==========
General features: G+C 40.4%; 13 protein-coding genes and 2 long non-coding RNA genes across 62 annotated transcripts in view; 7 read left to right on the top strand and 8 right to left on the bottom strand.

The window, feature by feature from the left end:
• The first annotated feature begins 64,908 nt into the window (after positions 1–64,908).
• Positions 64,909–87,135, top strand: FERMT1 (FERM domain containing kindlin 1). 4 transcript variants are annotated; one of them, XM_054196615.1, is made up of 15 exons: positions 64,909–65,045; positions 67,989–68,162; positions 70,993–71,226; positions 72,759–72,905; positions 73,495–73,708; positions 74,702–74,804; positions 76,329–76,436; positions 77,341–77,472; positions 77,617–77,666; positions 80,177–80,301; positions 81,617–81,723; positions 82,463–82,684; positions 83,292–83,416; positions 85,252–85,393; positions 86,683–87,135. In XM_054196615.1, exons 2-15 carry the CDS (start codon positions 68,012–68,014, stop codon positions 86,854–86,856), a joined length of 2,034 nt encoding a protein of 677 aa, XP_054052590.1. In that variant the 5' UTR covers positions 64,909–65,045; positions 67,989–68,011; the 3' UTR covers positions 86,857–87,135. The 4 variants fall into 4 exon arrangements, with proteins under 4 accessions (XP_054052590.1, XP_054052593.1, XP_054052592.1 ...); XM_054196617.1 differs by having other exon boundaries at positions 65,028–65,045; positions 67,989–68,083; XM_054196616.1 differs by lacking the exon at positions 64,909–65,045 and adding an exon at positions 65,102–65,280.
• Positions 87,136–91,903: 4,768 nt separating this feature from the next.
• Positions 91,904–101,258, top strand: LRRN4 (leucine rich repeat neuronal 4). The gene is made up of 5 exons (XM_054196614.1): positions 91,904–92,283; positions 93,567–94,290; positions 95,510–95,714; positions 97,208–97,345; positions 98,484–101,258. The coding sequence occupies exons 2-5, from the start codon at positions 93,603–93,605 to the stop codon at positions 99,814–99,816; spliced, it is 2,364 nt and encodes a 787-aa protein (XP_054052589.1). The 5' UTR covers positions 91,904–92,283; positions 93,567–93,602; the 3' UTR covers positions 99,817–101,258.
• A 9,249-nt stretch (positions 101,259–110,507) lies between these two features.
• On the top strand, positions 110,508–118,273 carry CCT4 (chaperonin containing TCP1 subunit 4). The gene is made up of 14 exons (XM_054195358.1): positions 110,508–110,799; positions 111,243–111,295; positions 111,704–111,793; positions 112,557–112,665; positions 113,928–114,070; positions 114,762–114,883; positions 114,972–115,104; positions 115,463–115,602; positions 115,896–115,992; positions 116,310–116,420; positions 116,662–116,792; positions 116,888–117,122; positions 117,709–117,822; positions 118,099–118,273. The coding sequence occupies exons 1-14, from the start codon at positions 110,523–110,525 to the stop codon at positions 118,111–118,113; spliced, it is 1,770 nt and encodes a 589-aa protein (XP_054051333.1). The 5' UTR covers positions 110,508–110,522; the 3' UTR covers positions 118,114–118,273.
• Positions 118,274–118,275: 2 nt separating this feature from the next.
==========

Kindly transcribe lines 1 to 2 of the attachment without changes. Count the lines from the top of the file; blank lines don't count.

General features: G+C 40.4%; 13 protein-coding genes and 2 long non-coding RNA genes across 62 annotated transcripts in view; 7 read left to right on the top strand and 8 right to left on the bottom strand.

The window, feature by feature from the left end: